• CREDIT: RICHARD MULLER Plan for the coming six years. The Danube River Thus, transition periods will be necessary in or- Basin Management Plan is being developed in ganic and nutrient pollution reduction as well line with the European Union Water Framework as in hazardous substances pollution reduction. Directive requirements and timelines. Thus, at this forum, the second key report (the Joint Pro- Water paradigm shift gramme of Measures) was presented to stake- In the final plenary session, which was chaired holders. by Ania Grobicki, reports from the three working sessions were given and discussed. Jozsef Gayer The meeting was organized in order to active- of the Hungarian Ministry of Environment, and ly involve the stakeholders in generating their the former chair of GWP CEE, concluded that Pollution by organic substances and nutrients working group input in the new Danube River Basin Manage- a paradigm shift had occurred towards HYMO ment Plan which was formally adopted in De- alterations which today seem to have a more organizing inter-ministerial round tables on cember 2009. This was done in plenary pres- significant negative impact on the Danube than the national level; facilitating links with in- entations and working sessions on the three pollution. Climate change has made the context ternational organizations in the two sectors “Significant Water Management Issues” identi- even more complicated. identified, namely FAO and UNIDO fied in the report, namely: • Climate change adaptation strategies Conclusions • Integrated flood management and linking 1. Pollution by organic substances and nutrients In his concluding remarks, Philip Weller identi- countries with the WMO/GWP HelpDesk 2. Pollution by hazardous substances fied gaps in the areas of stakeholder involve- • Stimulating the financing of programmes 3. Hydromorphological (HYMO) alterations ment from agriculture and industry, and how to and projects through GWP network of finan- deal with the protection of wetlands and fish cial partners The fourth key theme of concern in the Danube populations including the sturgeon and the en- • Danube stakeholder organisations to join River Basin Management Plan, namely ground- demic Danube salmon. GWP as partners for improved cooperation water, was specifically included to be dealt with in each of these three working groups. In her concluding remarks Ania Grobicki wel- The final version of the Danube River Basin comed the numerous suggestions from partici- Management Plan will be endorsed by the Min- In each session, the main results of assessments pants on how GWP could work together with isters responsible for water at the Ministerial were presented and proposed measures were ICPDR, and summarized five areas where GWP Meeting in Vienna on 16 February 2010. discussed. It was stated that measures identi- can assist, namely: fied on the national levels will not achieve the • Involving sectoral stakeholders (in agricul- The final version of the Danube River Basin Man- environmental objectives of EU Water Frame- ture and industry) in the basin countries; agement Plan, together with its annexes and work Directive on the basin wide scale by 2015. developing an integrated response through maps, is available at www.icpdr.org International Danube Day 2009 THE JOINT RESPONSIBILITY FOR THE RIVER’S sectors including agriculture, industry and en- community, in particular the Green Danube Part- WATER AND RESOURCES BY ALL COUNTRIES vironmental organizations discussed the man- nership, which was formed by Coca-Cola Hel- AND COMMUNITIES SHARING THE DANUBE BA- agement of the Danube as outlined in the draft lenic, The Coca-Cola Company and the ICPDR in SIN WAS THE FOCUS OF THE 6TH ANNUAL IN- Danube River Basin Management Plan. This plan 2005. Sir Michael Llewellyn-Smith, Board Direc- TERNATIONAL DANUBE DAY ON 29 JUNE 2009. is the core element of the European Union Wa- tor of Coca-Cola Hellenic, and Chairman of its Corporate Social Responsibility Committee, says: “Throughout Coca-Cola Hellenic operations in 28 countries, we have found that one of the most effective ways to protect and preserve precious water resources is to partner with others. In con- ducting and supporting Danube Day events we With the theme “Shared Waters – Joint Respon- ter Framework Directive, which is the centre seek to convey this message so that people and sibilities”, many educational, entertainment and piece of the EU environmental water legislation other businesses will be inspired to join with us recreational activities were held in all Danube Ba- aiming at improving the water environment. and to engage, to the benefit of the communities sin countries around International Danube Day. “This Forum demonstrates that the principle of of the Danube, in water conservation efforts that The Day was coordinated by the International ‘joint responsibility’ can be brought into prac- will bring about real, long-term change.” Commission for the Protection of the Danube Riv- tice,” says Olga Srsnova, ICPDR President and er (ICPDR). Governmental and non-governmental General Director of the Division of Waters and International Danube Day commemorates the institutions throughout the Basin organized fes- Energy Sources at the Slovak Ministry of En- anniversary of the signing of the Danube Riv- tivities, river clean-ups, competitions, workshops, vironment. “To manage our water responsibly er Protection Convention in Sofia, Bulgaria, in conferences and special events for young people. is not only an objective for government. It re- 1994, and has grown each year to become one quires the action of all different users, from the of the largest river festivals in the world. The highlight this year was the ICPDR Stake- person filling their swimming pool to the farm- holder Forum, held on 29-30 June in Bratislava, er applying fertiliser to the fields.” To find out more about International Slovakia, on the occasion of the ICPDR Presi- International Danube Day events in all countries Danube Day 2009 events, please visit: dency of Slovakia. Interested stakeholders from are also supported by partners from the business www.danubeday.org 5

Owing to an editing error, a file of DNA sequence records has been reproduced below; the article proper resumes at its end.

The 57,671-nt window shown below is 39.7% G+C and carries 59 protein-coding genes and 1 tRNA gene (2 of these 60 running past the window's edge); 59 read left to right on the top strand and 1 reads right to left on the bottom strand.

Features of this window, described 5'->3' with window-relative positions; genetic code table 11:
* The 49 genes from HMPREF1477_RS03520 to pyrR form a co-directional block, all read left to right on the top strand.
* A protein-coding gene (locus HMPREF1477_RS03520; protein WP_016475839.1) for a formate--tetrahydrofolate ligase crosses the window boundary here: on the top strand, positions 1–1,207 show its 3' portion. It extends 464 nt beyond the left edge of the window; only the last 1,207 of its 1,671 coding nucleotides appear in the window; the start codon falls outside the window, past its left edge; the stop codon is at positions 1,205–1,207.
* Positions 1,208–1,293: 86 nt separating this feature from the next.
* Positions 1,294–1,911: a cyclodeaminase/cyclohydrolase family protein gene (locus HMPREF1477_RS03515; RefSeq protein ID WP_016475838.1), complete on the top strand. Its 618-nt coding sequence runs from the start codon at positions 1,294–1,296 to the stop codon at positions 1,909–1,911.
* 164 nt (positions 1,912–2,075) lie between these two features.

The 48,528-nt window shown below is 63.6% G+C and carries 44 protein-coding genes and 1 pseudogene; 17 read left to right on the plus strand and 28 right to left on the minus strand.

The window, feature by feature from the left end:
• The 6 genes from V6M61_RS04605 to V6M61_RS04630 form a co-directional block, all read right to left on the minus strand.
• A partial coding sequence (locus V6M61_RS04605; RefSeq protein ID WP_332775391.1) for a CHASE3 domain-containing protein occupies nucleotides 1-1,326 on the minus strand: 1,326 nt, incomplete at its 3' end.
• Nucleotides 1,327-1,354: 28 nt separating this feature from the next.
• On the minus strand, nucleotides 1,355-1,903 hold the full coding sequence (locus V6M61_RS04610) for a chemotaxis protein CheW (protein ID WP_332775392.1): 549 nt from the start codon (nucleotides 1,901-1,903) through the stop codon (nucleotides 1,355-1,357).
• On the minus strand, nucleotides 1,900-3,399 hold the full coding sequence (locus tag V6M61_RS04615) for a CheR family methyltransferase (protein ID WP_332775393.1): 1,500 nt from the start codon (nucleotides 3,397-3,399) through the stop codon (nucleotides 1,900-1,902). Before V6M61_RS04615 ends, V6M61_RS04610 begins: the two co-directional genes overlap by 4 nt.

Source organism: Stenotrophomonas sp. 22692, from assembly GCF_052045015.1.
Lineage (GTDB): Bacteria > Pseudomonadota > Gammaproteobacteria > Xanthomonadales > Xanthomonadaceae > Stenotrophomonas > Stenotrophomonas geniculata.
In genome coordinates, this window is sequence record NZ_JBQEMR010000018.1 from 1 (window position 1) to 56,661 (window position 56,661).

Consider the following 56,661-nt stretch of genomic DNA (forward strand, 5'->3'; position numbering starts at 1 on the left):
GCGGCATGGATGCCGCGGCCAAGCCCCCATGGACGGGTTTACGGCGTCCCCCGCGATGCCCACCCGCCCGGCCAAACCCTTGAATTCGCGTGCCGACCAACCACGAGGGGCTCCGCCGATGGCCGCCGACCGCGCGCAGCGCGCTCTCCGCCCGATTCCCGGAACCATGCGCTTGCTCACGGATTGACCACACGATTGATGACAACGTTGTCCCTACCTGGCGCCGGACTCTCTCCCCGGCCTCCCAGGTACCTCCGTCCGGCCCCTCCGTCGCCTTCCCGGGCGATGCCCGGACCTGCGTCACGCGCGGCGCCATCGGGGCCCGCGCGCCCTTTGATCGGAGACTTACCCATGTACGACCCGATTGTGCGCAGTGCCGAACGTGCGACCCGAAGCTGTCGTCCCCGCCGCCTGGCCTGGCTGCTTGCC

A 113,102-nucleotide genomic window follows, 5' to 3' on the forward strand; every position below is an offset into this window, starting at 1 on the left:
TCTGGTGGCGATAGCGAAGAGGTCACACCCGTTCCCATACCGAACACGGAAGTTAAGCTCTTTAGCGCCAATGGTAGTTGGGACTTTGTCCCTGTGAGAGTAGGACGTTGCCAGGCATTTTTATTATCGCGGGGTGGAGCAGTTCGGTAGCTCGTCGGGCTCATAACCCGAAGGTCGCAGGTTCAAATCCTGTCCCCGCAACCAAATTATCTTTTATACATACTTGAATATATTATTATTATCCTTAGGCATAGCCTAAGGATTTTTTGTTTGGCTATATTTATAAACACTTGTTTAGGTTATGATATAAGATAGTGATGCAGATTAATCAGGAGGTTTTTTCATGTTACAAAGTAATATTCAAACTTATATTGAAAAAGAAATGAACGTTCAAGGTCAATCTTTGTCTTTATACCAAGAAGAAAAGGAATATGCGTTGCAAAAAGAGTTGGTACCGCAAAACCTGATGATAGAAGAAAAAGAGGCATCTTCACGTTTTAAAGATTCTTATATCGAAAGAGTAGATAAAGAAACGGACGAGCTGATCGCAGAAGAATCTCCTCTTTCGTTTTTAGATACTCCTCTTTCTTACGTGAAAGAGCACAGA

• Invitation to nominate Steering Committee members 2010 FOUR POSITIONS ON THE GWP STEERING COM- We are looking for candidates with profiles • Female candidates; MITTEE (SC) WILL BECOME VACANT AFTER THE matching the two sets of criteria below. • Candidates from South Asia, China, Central- NEXT STEERING COMMITTEE MEETING IN MAY America, Mediterranean, Central & Eastern 2010. The criteria for the Non-Water Sector Profes- Europe; sional are: • Junior professionals meeting the earlier Of these two will be selected from the nomi- • Board experience is desirable; mentioned requirements; nees of the GWP regions and two from the self- • Internationally recognized professional • Candidates from gender focused/based or- nominated global pool. For the global pool we (from high level educational or applied re- ganizations and networks. will be seeking one person from the water sec- search establishment, international organi- tor and one ‘non-water’ person. zation, international NGO, private sector or For each nomination, we need a CV, two ref- other similar organization); erences and a short explanation of the can- A Steering Committee member serves in their • Ability to contribute to helping GWP fulfil its didate’s interest and commitment in serving personal capacity and is expected to work to mission and achieve its vision; as a SC member and what the candidate can support the realization of GWP’s vision and • Ability to help GWP reach out beyond the contribute. We need your nominations no later achievement of its mission. All new Steering water sector; than Wednesday 17 March, 2010. Committee members are required to participate • Experience with water use/management is- in an induction program, to bring them up to sues in professional area of expertise (energy, Please send the nomination to Ms Suzanne speed with the operations and culture of the industry, health, agriculture etc.) is desirable; Strömberg, at the GWP Secretariat in Stockholm, Steering Committee. • Good working knowledge of English to allow E-mail: suzanne.stromberg@gwpforum.org. effective participation in the work of the SC. Nominations are valid for one year only; howev- Steering Committee members are not remu- er, unsuccessful nominees can be re-nominated nerated for their services but may be reim- The criteria for the Water Sector Professional are: an unlimited number of times. bursed for reasonable expenses. It is expected • Board experience (experience with board that SC members be available to travel inter- subcommittee work such as HR, or finances The Nominations Committee will draw on the nationally and attend two 3-day meetings is desirable); global pool to identify two candidates for sub- per year and it is desirable that they have the • Internationally recognized water sector pro- mission to the Sponsoring Partners as part of time up to 2 weeks so as to be able to effec- fessional (from high level educational or ap- the normal Steering Committee candidate se- tively contribute to the deliberations of the plied research establishment, international lection process. The Nominations Committee SC. Members can serve up to two three year organization, international NGO, private sec- will take into consideration, candidate profiles terms. tor or other similar organization); and specific needs within the Steering Commit- • Commitment to GWP’s vision and mission; tee to ensure that there continues to be bal- On behalf of the Nominations Committee, you • Ability to contribute towards the develop- anced (e.g. gender, organization, sub-commit- are hereby invited to submit nominations for ment of GWP’s strategic directions; tee skills) representation within the Steering the global pool. This can be done by self-nomi- • Not less than 15 years experience working Committee. The names of the candidates will nation or by nomination by any member, part- directly on water issues; be presented to the Consulting Partners in late ner or donor of GWP. Two global members are • Good working knowledge of English to allow May 2010 for finalization and presentation to to be nominated at this time. One should be effective participation in the work of the SC. the Sponsoring Partners in August 2010. a non-water sector professional, drawn from stakeholder sectors such as energy, agriculture, Given the current SC composition and the out- For a list of the elected members of the GWP SC industry, community development, econom- going SC member profiles we strongly encour- 2009-2010, please visit the GWP website: ics, urban development etc. and one should be age candidates with the following qualifica- www.gwpforum.org/servlet/ a water sector professional. tions to apply: PSP?iNodeID=604&iFromNodeID=161 Sustainable Water Management in the Baltic Sea Region COALITION CLEAN the Baltic Sea Region, with a special focus on nologies for individual households, including BALTIC (CCB), GWP Southeast Baltic Sea Region (Lithuania, Latvia, problems related to planning, permitting and POLAND AND POM- Estonia and Poland). running such solutions from the Baltic and CERT GDYNIA OR- The seminar drew attention to the possible re- Central and Eastern Europe. GANIZE A SEMI- duction of Baltic Sea nutrient loads through NAR ON SUSTAINABLE WATER MANAGEMENT sustainable sanitation, i.e., natural treatment In addition, GWP CEE promoted its work on IN RIVER BASIN MANAGEMENT PLANS IN THE technologies and eco-sanitation solutions in sustainable sanitation and especially the book BALTIC SEA REGION. rural and recreational areas that are feasible Sustainable Sanitation in Central and Eastern from the economic, social and environmental Europe – Addressing the Needs of Small and Me- The goal of the seminar, which took place on points of view. dium-size Settlements. 18-20 November in Gdynia, Poland on the Baltic The presentations brought positive examples Sea coast, was to promote sustainable waste- from the educational arena as well as from the For more information on the seminar, go to: water management in river basin planning in implementation of sustainable sanitation tech- www.ccb.se. 6